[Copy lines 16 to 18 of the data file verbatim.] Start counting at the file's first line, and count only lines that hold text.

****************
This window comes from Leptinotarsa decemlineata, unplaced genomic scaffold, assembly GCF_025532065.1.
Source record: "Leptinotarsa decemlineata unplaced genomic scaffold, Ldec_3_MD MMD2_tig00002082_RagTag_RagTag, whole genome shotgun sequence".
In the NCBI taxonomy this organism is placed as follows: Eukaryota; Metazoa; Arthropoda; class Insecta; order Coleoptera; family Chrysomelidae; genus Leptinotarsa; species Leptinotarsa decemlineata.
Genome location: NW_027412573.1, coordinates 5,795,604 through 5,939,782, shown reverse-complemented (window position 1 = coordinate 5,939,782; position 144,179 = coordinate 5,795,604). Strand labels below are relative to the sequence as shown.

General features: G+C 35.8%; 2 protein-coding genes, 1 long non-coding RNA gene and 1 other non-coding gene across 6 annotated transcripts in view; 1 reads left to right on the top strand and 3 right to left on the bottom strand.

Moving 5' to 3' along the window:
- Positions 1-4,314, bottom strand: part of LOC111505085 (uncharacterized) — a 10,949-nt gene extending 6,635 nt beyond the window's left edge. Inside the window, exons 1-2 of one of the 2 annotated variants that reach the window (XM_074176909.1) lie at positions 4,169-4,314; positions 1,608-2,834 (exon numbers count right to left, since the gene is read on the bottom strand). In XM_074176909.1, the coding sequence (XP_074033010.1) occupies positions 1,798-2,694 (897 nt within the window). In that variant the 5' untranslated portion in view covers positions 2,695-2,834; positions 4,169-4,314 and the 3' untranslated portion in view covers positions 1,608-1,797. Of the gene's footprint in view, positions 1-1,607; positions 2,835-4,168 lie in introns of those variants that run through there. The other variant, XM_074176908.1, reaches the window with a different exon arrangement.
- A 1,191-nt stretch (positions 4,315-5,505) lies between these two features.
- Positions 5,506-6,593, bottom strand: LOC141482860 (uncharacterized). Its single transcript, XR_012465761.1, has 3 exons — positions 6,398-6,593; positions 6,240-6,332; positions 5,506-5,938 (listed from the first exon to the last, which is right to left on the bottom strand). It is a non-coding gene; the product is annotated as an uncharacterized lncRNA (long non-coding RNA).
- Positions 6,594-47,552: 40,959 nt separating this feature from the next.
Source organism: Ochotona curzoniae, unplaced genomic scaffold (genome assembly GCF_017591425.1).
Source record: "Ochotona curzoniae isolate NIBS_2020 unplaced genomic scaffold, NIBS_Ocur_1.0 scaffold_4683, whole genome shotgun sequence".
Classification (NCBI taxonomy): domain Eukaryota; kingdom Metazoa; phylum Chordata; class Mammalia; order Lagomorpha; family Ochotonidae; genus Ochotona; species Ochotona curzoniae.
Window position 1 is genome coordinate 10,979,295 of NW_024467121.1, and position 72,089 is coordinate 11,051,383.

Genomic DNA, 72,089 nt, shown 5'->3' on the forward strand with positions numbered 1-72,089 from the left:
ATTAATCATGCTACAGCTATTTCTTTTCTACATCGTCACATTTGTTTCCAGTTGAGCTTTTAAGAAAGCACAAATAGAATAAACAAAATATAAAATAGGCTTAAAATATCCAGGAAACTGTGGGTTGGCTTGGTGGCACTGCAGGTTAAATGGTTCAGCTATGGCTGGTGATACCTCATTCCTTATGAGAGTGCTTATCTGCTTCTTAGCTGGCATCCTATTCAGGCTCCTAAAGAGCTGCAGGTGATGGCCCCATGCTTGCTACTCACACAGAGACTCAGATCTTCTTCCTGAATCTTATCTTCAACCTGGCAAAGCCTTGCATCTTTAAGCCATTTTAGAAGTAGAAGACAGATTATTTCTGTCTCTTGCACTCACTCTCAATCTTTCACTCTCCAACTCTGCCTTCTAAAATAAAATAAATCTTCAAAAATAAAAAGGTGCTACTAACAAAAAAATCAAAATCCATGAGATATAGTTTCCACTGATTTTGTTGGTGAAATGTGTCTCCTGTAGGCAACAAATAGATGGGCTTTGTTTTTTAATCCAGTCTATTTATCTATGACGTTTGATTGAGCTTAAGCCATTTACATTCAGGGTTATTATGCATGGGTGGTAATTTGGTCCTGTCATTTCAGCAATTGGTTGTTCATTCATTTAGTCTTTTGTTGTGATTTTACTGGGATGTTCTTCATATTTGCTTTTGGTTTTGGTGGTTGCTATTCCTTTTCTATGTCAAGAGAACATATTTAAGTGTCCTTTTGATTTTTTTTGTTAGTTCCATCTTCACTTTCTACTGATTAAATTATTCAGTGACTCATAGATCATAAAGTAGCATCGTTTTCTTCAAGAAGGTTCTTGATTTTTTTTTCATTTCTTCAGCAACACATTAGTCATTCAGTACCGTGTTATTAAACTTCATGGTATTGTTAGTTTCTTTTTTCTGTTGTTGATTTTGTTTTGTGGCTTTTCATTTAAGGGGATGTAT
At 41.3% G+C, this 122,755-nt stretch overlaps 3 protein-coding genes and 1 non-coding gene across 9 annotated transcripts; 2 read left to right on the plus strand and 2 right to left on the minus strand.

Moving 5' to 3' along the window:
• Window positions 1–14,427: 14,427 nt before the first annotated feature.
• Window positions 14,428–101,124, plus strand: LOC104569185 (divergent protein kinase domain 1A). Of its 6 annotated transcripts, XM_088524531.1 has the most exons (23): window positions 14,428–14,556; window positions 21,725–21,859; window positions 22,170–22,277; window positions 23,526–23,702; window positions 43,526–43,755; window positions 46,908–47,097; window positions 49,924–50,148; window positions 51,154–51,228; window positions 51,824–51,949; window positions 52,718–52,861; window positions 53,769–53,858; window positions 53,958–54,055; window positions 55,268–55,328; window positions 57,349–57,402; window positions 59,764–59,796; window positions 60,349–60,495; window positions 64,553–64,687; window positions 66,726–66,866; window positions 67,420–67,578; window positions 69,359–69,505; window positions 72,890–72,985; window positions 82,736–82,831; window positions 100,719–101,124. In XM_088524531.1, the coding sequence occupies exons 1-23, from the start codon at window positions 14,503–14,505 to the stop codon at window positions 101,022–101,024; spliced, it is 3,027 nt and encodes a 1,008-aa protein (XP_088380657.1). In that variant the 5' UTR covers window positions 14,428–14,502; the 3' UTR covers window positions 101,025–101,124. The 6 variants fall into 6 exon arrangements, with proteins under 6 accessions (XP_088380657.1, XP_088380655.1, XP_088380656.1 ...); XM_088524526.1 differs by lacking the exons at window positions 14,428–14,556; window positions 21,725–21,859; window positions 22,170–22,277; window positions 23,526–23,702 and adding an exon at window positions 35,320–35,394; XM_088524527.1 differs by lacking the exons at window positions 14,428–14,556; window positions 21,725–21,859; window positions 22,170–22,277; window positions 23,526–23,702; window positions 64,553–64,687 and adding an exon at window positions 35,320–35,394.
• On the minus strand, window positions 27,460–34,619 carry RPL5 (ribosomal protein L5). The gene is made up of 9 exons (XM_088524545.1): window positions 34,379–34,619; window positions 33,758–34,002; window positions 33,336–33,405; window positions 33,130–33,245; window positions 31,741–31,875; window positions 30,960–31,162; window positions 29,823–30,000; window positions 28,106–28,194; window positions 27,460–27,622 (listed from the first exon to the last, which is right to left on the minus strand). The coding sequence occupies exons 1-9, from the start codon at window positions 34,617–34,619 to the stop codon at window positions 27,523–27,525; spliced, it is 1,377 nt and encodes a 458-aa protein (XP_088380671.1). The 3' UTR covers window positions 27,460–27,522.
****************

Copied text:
ATTAATCATGCTACAGCTATTTCTTTTCTACATCGTCACATTTGTTTCCAGTTGAGCTTTTAAGAAAGCACAAATAGAATAAACAAAATATAAAATAGGCTTAAAATATCCAGGAAACTGTGGGTTGGCTTGGTGGCACTGCAGGTTAAATGGTTCAGCTATGGCTGGTGATACCTCATTCCTTATGAGAGTGCTTATCTGCTTCTTAGCTGGCATCCTATTCAGGCTCCTAAAGAGCTGCAGGTGATGGCCCCATGCTTGCTACTCACACAGAGACTCAGATCTTCTTCCTGAATCTTATCTTCAACCTGGCAAAGCCTTGCATCTTTAAGCCATTTTAGAAGTAGAAGACAGATTATTTCTGTCTCTTGCACTCACTCTCAATCTTTCACTCTCCAACTCTGCCTTCTAAAATAAAATAAATCTTCAAAAATAAAAAGGTGCTACTAACAAAAAAATCAAAATCCATGAGATATAGTTTCCACTGATTTTGTTGGTGAAATGTGTCTCCTGTAGGCAACAAATAGATGGGCTTTGTTTTTTAATCCAGTCTATTTATCTATGACGTTTGATTGAGCTTAAGCCATTTACATTCAGGGTTATTATGCATGGGTGGTAATTTGGTCCTGTCATTTCAGCAATTGGTTGTTCATTCATTTAGTCTTTTGTTGTGATTTTACTGGGATGTTCTTCATATTTGCTTTTGGTTTTGGTGGTTGCTATTCCTTTTCTATGTCAAGAGAACATATTTAAGTGTCCTTTTGATTTTTTTTGTTAGTTCCATCTTCACTTTCTACTGATTAAATTATTCAGTGACTCATAGATCATAAAGTAGCATCGTTTTCTTCAAGAAGGTTCTTGATTTTTTTTTCATTTCTTCAGCAACACATTAGTCATTCAGTACCGTGTTATTAAACTTCATGGTATTGTTAGTTTCTTTTTTCTGTTGTTGATTTTGTTTTGTGGCTTTTCATTTAAGGGGATGTAT
At 41.3% G+C, this 122,755-nt stretch overlaps 3 protein-coding genes and 1 non-coding gene across 9 annotated transcripts; 2 read left to right on the plus strand and 2 right to left on the minus strand.

Moving 5' to 3' along the window: